Hospitals and other healthcare providers often try to develop a brand based on competence and compassion. Patients expect that those treating their medical concerns will truly want them to be as healthy as possible. Many modern doctors now employ a more holistic approach to health and treatment that could include helping someone eat healthier meals during chemotherapy and learning stress-reduction techniques while recovering from heart surgery.
The goal of all of those efforts at patient care and education is to help someone live the best life possible. Unfortunately, the goodwill that doctors may extend to their patients is not necessarily a reflection of the attitude their employer would take toward those who fall behind on payments for their medical debts. For-profit medical facilities and even nonprofit hospitals can be some of the most aggressive and litigious creditors. When people have no means to pay for the treatment that they have already received, medical creditors can worsen their situation.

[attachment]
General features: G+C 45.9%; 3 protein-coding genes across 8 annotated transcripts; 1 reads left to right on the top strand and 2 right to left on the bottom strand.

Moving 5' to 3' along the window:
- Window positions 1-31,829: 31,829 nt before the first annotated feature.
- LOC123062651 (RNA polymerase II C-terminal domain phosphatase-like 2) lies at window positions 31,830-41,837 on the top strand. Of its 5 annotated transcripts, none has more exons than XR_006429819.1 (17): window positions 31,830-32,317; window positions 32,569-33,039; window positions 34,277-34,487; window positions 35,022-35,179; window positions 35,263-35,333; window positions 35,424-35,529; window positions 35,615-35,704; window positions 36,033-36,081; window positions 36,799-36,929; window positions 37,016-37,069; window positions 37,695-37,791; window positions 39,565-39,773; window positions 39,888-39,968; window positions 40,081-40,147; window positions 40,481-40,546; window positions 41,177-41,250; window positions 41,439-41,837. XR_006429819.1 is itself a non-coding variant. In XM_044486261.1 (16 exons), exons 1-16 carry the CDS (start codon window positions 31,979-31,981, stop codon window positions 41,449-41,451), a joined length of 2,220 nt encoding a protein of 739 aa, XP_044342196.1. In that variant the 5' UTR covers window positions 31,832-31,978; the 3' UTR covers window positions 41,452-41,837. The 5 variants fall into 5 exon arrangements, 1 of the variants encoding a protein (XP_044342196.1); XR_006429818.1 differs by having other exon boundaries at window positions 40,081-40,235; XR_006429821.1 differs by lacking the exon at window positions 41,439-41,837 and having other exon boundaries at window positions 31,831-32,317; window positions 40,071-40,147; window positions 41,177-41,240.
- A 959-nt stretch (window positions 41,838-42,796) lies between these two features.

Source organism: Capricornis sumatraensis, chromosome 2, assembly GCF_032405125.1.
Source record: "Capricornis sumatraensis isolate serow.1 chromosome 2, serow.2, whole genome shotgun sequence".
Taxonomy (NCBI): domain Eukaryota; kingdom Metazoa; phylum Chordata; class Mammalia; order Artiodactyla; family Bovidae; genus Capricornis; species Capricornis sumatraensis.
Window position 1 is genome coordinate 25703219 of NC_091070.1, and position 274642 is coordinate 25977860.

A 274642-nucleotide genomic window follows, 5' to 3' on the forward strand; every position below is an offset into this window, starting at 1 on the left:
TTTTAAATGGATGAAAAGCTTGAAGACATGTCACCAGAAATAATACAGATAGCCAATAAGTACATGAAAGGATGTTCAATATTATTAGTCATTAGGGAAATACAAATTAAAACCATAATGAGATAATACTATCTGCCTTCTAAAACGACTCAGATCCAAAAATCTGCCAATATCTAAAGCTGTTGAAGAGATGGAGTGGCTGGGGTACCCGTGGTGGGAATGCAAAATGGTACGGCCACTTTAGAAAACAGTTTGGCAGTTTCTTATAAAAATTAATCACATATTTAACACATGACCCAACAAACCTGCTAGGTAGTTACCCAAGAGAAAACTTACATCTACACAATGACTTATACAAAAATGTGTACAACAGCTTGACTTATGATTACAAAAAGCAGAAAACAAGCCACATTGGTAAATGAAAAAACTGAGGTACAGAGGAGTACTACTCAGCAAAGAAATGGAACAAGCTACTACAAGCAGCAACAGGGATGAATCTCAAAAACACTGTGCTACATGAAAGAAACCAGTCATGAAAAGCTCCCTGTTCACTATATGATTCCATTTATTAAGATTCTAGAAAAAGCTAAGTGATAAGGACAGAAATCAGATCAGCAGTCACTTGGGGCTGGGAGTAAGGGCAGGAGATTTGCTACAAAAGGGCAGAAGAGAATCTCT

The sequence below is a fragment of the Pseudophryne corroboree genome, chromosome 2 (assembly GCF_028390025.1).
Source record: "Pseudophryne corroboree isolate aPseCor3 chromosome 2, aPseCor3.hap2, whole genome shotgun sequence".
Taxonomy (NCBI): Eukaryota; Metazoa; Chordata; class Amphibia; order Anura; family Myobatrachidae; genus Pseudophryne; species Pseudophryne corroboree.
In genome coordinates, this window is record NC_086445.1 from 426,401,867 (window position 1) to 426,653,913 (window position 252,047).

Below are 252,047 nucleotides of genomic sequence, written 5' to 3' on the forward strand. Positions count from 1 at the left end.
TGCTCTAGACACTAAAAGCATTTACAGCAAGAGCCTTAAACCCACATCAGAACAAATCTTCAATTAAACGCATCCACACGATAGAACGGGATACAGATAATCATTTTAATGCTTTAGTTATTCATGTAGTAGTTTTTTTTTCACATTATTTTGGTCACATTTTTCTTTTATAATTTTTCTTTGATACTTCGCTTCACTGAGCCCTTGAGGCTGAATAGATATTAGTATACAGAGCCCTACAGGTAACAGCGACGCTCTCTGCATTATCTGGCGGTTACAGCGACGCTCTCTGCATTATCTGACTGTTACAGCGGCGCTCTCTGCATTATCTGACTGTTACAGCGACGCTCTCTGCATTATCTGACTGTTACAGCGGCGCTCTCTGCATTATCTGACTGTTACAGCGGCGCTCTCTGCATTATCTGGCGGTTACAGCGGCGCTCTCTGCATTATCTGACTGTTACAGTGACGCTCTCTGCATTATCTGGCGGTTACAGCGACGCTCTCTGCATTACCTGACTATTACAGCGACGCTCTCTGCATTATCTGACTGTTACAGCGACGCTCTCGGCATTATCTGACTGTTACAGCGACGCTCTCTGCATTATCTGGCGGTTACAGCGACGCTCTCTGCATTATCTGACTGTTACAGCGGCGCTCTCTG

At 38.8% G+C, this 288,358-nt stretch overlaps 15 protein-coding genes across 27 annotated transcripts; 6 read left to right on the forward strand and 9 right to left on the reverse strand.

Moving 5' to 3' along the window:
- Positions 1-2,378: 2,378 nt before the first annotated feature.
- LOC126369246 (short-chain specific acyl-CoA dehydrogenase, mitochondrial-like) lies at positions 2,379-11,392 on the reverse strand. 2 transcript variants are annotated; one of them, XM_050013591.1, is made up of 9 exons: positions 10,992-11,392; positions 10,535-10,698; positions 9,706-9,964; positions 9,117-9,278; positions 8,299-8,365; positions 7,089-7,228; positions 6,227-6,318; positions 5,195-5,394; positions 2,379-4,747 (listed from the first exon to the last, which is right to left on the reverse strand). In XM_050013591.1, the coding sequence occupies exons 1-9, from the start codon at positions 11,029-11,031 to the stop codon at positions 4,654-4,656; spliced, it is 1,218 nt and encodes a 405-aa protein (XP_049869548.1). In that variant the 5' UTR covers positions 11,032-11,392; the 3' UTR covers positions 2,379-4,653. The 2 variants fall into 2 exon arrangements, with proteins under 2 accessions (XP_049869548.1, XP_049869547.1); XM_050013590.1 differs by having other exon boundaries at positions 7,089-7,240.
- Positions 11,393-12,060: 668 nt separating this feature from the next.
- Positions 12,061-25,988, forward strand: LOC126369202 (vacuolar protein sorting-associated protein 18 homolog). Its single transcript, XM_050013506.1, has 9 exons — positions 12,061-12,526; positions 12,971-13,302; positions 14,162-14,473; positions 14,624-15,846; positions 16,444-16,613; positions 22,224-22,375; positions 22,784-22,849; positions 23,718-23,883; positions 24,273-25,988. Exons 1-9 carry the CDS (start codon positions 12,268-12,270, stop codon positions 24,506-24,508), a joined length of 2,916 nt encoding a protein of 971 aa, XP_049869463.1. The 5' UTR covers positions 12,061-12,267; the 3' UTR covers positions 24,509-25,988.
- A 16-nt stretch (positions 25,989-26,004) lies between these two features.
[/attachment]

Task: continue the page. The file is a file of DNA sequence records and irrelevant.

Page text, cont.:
Creditors may seek liens
State law permits hospitals and other healthcare providers to go to court and pursue a lien against the financial recovery of those harmed by another person. Insurance payouts from someone’s auto insurance policy or the proceeds from a personal injury lawsuit could potentially be subject to claims by medical creditors. Thankfully, the law does limit them to receiving one-third of the amount recovered in most cases. Even so, the funds that people depend on after a major setback could end up diminished by the legal action taken by healthcare providers.
Hospitals hire aggressive collectors
Medical facilities, including hospitals, may have an internal collection department that they supplement by hiring outside professionals. The companies that they utilize might engage in very aggressive collection tactics, including repeatedly calling those who are still recovering from medical issues and initiating lawsuits over unpaid medical debt.
The stress that these medical collection efforts cause can potentially harm someone’s health. One of the only ways to prevent aggressive attempts at medical debt collection is to file for personal bankruptcy. An automatic stay can stop a lawsuit, and a discharge can relieve someone of the obligation to pay off thousands of dollars in medical debt. Learning more about personal bankruptcy may benefit both the health and finances of those enduring aggressive collection efforts related to medical debt.